The opinion of the court was delivered by: Wood, U.S.D.J.
Plaintiff Rose Gray ("Gray") brings this action pursuant to 42 U.S.C. § 405(g), seeking review of a determination of the Commissioner of Social Security ("Commissioner") that Gray is ineligible for Supplemental Security Income ("SSI") disability benefits.
Both Gray and the Commissioner have moved for judgment on the pleadings pursuant to Federal Rule of Civil Procedure 12(c). On October 3, 2007, Magistrate Judge Francis issued a report and recommendation (the "Report"), familiarity with which is assumed, addressing these motions. The Report recommends that the Court (1) vacate the Commissioner's decision that Gray has made an insufficient showing of her mental impairment's severity and duration; and (2) remand the case pursuant to the fourth sentence of 42 U.S.C. § 405(g), for further administrative proceedings on whether Gray is disabled. On October 22, 2007, the Commissioner filed timely objections to the Report.
For the reasons stated below, the Court adopts the Report's recommendations, but modifies the Report's analysis, in order to address the Commissioner's objections, and more fully explain why the Commissioner was in error below.
Here, the Court summarizes the facts and procedural history most relevant to the Court's current decision. A more thorough recitation of the facts and procedural history is set forth in the Report.
A. Gray's Application for SSI Benefits; Initial Consideration by the Social Security Administration ("SSA")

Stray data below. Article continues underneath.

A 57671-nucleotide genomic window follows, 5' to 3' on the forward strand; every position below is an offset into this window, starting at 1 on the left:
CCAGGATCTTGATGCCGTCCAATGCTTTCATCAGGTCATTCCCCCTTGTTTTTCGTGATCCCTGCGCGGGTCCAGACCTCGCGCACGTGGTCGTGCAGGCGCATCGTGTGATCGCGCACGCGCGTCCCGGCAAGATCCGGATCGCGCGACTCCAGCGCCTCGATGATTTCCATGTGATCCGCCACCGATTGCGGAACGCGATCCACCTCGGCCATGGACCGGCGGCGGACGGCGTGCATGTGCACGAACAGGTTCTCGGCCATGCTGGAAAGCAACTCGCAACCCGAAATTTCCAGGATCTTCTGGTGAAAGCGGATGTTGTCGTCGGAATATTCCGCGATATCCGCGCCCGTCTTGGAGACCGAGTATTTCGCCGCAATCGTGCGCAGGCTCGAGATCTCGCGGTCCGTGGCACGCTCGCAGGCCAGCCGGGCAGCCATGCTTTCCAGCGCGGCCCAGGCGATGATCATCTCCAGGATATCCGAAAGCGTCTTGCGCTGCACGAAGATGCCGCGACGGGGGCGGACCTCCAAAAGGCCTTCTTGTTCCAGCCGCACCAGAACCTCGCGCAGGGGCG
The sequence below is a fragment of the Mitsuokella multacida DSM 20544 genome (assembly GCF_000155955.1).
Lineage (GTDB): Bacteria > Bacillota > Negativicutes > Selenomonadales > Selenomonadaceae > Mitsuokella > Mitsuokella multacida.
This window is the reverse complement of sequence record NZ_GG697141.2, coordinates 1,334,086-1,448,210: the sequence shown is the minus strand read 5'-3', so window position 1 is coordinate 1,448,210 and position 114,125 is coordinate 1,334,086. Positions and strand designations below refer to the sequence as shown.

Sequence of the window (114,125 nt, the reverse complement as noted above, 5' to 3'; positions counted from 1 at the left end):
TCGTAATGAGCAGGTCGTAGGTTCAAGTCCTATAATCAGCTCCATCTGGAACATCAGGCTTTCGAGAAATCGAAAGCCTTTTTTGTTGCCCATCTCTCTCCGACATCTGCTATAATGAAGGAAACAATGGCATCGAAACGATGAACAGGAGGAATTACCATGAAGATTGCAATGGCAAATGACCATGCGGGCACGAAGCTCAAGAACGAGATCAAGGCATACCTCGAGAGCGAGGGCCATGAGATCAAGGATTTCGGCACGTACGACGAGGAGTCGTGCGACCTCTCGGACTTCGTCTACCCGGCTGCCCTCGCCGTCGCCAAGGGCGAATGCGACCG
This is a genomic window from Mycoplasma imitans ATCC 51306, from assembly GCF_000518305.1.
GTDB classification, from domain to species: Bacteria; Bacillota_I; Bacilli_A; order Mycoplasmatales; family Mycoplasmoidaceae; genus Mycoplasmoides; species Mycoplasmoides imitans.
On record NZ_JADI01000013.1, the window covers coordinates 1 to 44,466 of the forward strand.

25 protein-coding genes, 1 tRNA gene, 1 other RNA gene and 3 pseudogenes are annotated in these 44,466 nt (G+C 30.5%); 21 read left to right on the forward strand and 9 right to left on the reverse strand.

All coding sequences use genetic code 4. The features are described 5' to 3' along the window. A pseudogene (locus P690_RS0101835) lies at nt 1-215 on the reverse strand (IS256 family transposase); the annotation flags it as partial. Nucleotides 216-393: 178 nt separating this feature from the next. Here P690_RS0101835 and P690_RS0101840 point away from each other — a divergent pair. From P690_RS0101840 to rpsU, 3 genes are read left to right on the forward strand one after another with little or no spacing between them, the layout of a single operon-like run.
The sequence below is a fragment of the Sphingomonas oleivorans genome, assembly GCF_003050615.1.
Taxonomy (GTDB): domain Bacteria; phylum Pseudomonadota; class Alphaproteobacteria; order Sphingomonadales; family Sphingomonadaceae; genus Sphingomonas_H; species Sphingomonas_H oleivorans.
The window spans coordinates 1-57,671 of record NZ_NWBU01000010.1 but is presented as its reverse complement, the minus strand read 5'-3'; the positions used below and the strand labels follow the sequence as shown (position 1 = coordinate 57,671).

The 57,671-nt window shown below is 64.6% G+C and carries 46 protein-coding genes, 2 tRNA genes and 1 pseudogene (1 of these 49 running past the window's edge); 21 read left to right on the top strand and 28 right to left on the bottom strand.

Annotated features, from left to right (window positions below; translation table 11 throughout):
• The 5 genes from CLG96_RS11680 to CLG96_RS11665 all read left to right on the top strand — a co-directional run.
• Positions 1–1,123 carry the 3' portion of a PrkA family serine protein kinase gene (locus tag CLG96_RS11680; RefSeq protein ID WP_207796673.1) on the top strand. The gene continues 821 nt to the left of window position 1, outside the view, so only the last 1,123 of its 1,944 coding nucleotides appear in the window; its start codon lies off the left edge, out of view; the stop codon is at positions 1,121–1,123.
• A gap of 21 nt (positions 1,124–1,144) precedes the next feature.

Gray filed her application for SSI benefits on the basis of disability in February 2001. In her application, Gray alleged that since 1998 she had suffered from various physical impairments which limited her ability to work. Specifically, she stated that she suffered from high blood pressure, left lower extremity edema, and joint pains. (R. 55.) Gray also noted that she had been hospitalized for other physical ailments, including, inter alia, asthma, anemia, and chronic lower back pain. (R. 77.)
On July 2, 2001, the SSA denied Gray's application. The SSA concluded, based on the reports of consulting medical examiners, that despite her physical impairments, Gray retained the capacity to perform "light work." (R. 48.)
B. Hearing Before the Administrative Law Judge "ALJ"; Gray's Mental Impairment
Gray then requested a hearing before an ALJ on the issue of her disability. In advance of the hearing, Gray submitted supplemental materials to the SSA. These materials included information that Gray had been prescribed, and had begun taking, the prescription medication Remeron for "stress."*fn1 (R. 84.)
Gray appeared pro se before ALJ Edgell on April 30, 2002. At the hearing, Gray directly informed the ALJ that she was taking Remeron for stress. (R. 238.) The ALJ then questioned Gray about her mental health. The following exchange ensued between them:
ALJ: Have you seen a psychiatrist?
Gray: Yes. I had an appointment yesterday. I have to go back tomorrow.
ALJ: For the first time --Gray: Yes.
ALJ: --- you saw them? So how long have you been taking Remeron?
ALJ: And the regular, regular doctor prescribes it to you?
Gray: Give -- yeah. Uh-huh.
ALJ: And she didn't look for you [sic] to a psychiatrist until yesterday?
ALJ: And what symptoms were you having that made her refer you to a psychiatrist?
Gray: I wasn't sleeping at nights. A lot of stress. Sometimes I ...